Soulmate (Derek Tsang, 2016)


A young woman, Ansheng, is tasked by her boss with tracking down the author of an in-progress serialized web novel, as their company would like to option it for a movie adaptation. (This is a thing that happens: the best film of 2014, Fruit Chan’s The Midnight After (now streaming on Netflix) was adaptaed from an unfinished serialized web novel written by an entity known as PIZZA.) She’s given this assignment because one of the main characters is apparently based on her: it’s an account of Ansheng’s lifelong friendship with a woman named Qiyue, from their instant communion as middle-schoolers to their inevitable growing apart over twenty years. The bulk of Derek Tsang’s film is the text of this novel, which has the appearance of a flashback, but with a few key subjective elisions and time-warping montages, hints that reality is not as reliable as it appears. One of those montages is scored by the title track from Faye Wong’s Restless (Fuzao), which speaks to the film’s excellent taste within a fundamentally unoriginal framework.

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This Week at the Multiplex


The second phase of Awards Season is upon us, with early Oscar contenders spreading like a winter cold across Seattle Screens. Late November is the final stretch before the Christmas glut, when studios dump all their high profile releases at the same time, a phenomenon which never ceased to amaze me in my former life in the theater business: the early weeks of December are always a wasteland, while a dozen quality films come out at the same time at the end of the month, stretching into January, when certain releases will finally make it out of the New York-LA bubble to grace us in the hinterlands with their Oscar lunges. Most November releases will be forgotten by that time, the awards bloggers twiddling with their own self-created narratives, while the actual business of handing out awards is mostly accomplished. I caught up with a few of the films with strong cases for end-of-the-year recognition last weekend at the local mall, Brooklyn, Spotlight and Creed, all of which are very fine films you can catch all over town, at least for a couple more weeks.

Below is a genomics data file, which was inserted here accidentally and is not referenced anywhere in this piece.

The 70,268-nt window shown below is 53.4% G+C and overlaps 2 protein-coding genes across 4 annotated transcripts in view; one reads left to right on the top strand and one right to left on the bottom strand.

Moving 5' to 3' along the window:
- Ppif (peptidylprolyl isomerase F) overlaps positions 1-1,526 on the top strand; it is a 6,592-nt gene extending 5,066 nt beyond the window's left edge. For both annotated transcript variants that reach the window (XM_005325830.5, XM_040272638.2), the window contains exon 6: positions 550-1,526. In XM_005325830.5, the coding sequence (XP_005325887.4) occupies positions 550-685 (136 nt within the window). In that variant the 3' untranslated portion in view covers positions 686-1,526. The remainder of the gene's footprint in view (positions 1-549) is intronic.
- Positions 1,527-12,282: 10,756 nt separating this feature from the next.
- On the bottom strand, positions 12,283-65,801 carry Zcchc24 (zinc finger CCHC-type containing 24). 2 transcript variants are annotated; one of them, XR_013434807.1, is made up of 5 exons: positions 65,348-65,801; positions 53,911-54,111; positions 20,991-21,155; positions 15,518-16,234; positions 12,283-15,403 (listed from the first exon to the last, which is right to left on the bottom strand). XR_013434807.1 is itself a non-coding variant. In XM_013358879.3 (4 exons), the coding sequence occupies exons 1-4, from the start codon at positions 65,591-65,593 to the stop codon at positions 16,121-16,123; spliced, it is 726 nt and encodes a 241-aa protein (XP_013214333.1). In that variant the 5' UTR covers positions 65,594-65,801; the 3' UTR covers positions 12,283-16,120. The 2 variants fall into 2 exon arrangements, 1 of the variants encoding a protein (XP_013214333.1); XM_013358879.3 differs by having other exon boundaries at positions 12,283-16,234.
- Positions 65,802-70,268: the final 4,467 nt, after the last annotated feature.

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Go Away Mr. Tumor (Han Yan, 2015)

Dr. Liang (Daniel Wu) and his patient Xiong Dun (Bai Baihe) in the Chinese film, Go Away Mr Tumor. Xiong has watched lots of Korean TV dramas and she has a crush on Dr. Liang, so she often imagines scenes like this one.

The goofy, cutsy, CGI-driven, Chinese fantasy cancer melodrama we didn’t know we needed. The clash of tones I imagine would be unbearable for most, especially audiences trained on Hollywood rules about tonal and generic consistency, but it was a smash hit in China (and is still on-going) and managed an extremely rare third week in diasporic theatrical release here in Seattle. When I left the auditorium, I saw a woman sobbing uncontrollably, the guy with her trying in vain to console her. I can’t blame her at all. It’s silly and dumb and heartfelt and devastating.

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